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The line between work and play continues to get blurrier by the moment — and at Recreation, nightlife proprietor Jon Neidich isn’t making the distinction. Located inside the Moxy NYC Downtown hotel, the concept is a coworking space by day, and bar/lounge by night.

“We wanted to create something that was going to serve as the living room for the neighborhood, both as a nighttime venue as a super-fun low-key hangout spot, as well as a daytime [venue] for people to take meetings and have coffee and work,” says Neidich, who also runs downtown hot spots The Happiest Hour, Acme, and Tijuana Picnic under Golden Age Hospitality. “It’s kind of like the living room that you wish you could have, if you could afford 4,000 square feet in Manhattan.”

Mulling the concept of living rooms, Neidich began reflecting on basement rec rooms from the Seventies and Eighties. Running with the inspiration of a low-key hangout spot of his youth, Neidich’s team imbibed the entire space with a nostalgic, retro vibe, also outfitting it with a bevy of throwback games: a Pac-Man table, Skee-Ball machines, even a basketball court. (Unlike a basement, Recreation features high ceilings, a skylight and large windows, introducing natural light into the space.) The concept taps into Moxy’s play-and-games ethos; the hotel’s uptown location takes a more risqué approach to the concept of play at its rooftop lounge Magic Hour, run by Tao Group.

“On a personal level, I like the idea of there being ways to force human interaction outside of just having drinks with someone at the bar,” says Neidich. “People want to interact in more ways than perhaps they did before. I don’t know if it’s because technology has a way of connecting and yet isolating us. So when people go out, it’s even more important for them to have opportunities to interact around games or activities.”

(Of course, the space still offers plenty of technological access; there are outlets in the bar and in the floor to appeal to the coworking and “can you charge my phone behind the bar?” crowd.)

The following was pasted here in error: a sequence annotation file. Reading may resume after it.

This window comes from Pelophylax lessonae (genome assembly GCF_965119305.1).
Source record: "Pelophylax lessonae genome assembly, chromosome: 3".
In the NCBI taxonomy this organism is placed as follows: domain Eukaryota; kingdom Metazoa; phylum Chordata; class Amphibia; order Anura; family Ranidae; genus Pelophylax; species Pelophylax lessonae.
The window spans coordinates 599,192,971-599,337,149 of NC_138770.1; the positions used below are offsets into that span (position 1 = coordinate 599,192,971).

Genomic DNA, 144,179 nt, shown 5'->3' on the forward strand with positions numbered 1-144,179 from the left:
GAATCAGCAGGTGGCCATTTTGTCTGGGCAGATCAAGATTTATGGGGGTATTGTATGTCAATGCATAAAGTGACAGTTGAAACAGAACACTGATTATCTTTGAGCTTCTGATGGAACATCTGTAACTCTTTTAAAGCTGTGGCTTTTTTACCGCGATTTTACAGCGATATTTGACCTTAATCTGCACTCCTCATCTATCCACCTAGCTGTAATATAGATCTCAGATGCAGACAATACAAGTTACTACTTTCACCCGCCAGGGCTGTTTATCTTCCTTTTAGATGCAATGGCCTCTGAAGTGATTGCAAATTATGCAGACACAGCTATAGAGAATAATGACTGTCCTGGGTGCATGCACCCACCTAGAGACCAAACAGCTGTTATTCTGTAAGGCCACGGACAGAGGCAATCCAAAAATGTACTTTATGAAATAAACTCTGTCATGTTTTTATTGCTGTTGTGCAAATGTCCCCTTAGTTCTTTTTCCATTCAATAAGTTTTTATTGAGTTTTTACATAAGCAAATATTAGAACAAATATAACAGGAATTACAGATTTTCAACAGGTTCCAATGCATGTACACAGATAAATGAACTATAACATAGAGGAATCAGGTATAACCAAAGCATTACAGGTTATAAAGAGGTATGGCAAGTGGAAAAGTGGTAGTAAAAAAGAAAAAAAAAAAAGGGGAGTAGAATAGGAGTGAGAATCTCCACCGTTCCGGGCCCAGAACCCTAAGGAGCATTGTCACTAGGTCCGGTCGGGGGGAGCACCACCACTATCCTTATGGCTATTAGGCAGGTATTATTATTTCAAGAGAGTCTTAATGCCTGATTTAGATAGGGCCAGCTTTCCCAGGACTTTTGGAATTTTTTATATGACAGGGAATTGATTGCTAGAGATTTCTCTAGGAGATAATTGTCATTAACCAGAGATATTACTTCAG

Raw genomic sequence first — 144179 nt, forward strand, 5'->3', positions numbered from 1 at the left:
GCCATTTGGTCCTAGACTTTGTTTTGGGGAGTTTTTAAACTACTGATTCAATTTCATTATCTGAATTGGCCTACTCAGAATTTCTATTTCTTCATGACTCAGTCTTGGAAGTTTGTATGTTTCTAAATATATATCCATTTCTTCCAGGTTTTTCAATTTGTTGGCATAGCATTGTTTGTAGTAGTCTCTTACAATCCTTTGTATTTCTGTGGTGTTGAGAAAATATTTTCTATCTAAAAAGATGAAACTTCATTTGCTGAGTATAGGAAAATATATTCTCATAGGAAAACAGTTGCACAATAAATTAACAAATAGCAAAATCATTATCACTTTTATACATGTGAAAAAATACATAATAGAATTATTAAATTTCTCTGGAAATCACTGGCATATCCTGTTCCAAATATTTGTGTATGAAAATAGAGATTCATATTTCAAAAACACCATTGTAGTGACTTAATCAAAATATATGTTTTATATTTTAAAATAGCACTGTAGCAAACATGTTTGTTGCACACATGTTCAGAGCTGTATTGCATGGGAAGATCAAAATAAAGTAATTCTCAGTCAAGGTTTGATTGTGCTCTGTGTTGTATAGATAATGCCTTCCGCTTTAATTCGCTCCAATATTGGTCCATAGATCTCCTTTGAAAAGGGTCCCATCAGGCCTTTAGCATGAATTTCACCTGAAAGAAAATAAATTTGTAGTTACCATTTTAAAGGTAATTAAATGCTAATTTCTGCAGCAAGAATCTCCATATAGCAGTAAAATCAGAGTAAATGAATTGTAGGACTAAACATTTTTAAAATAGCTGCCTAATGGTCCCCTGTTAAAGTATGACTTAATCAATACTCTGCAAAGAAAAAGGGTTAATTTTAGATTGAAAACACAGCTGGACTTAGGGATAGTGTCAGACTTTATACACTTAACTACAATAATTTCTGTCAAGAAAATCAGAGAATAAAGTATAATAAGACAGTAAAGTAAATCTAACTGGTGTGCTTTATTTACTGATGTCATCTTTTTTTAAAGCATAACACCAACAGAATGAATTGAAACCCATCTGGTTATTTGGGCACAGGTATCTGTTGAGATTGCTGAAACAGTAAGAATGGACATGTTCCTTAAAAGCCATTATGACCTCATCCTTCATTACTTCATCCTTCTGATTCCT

The cocktail and food menus also play into the throwback vibe, with communal consumption in mind; the small plates and flat breads are primed for sharing, as are a selection of “large format” punches, designed by beverage director Jim Kearns. For daytime, the space offers a full coffee and tea bar and breakfast menu.

The younger and hipper demographic continues to swell in the Financial District, and Recreation joins a growing legion of nightlife spots catering to the downtown-of-downtown set — Mailroom and Serge Becker’s Alley Cat Amateur Theatre are two recent openings in the Seaport District, while another coworking space, Assemblage, opened this summer, catering to the holistic wellness cohort.

“I think the Financial District is going through a real transformation right now where it’s really not going to be dominated by people who work in the financial world,” says Neidich, noting that Spotify recently took 400,000 square feet of office space one block away. (And don’t forget about Condé Nast.) Much of the clientele populating his other venues are already in the area; why not cater to them where they already are?

“One of the reasons we took this project is because I feel like there’s really a demand for something down there that provides people with a place to go and have a really good quality drink, without it being too serious,” Neidich adds. “Somewhere that has a chill, fun hangout vibe — which I think is something people like about our places, and I feel is lacking in that neighborhood.”


26 Ann Street, New York, NY
Upstairs at Moxy NYC Downtown Hotel

Inside Recreation.

Inside Recreation.  Lexie Moreland/WWD